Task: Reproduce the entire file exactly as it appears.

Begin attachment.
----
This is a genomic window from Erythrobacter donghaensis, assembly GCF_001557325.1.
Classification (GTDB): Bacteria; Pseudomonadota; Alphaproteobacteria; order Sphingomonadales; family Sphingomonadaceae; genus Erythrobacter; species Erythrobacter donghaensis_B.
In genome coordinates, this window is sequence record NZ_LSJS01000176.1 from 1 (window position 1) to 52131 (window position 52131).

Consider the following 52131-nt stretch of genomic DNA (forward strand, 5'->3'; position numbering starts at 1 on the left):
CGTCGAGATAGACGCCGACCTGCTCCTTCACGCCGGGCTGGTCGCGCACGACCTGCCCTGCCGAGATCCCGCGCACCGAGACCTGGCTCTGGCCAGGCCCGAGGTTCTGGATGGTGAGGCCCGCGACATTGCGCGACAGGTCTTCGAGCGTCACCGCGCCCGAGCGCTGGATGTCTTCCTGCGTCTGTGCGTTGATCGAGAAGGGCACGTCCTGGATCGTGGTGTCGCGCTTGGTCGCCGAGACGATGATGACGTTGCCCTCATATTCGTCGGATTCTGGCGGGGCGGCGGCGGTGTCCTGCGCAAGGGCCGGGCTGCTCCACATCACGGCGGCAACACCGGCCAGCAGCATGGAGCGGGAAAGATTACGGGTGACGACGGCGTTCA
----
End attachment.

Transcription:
This is a genomic window from Erythrobacter donghaensis, assembly GCF_001557325.1.
Classification (GTDB): Bacteria; Pseudomonadota; Alphaproteobacteria; order Sphingomonadales; family Sphingomonadaceae; genus Erythrobacter; species Erythrobacter donghaensis_B.
In genome coordinates, this window is sequence record NZ_LSJS01000176.1 from 1 (window position 1) to 52131 (window position 52131).

Consider the following 52131-nt stretch of genomic DNA (forward strand, 5'->3'; position numbering starts at 1 on the left):
CGTCGAGATAGACGCCGACCTGCTCCTTCACGCCGGGCTGGTCGCGCACGACCTGCCCTGCCGAGATCCCGCGCACCGAGACCTGGCTCTGGCCAGGCCCGAGGTTCTGGATGGTGAGGCCCGCGACATTGCGCGACAGGTCTTCGAGCGTCACCGCGCCCGAGCGCTGGATGTCTTCCTGCGTCTGTGCGTTGATCGAGAAGGGCACGTCCTGGATCGTGGTGTCGCGCTTGGTCGCCGAGACGATGATGACGTTGCCCTCATATTCGTCGGATTCTGGCGGGGCGGCGGCGGTGTCCTGCGCAAGGGCCGGGCTGCTCCACATCACGGCGGCAACACCGGCCAGCAGCATGGAGCGGGAAAGATTACGGGTGACGACGGCGTTCA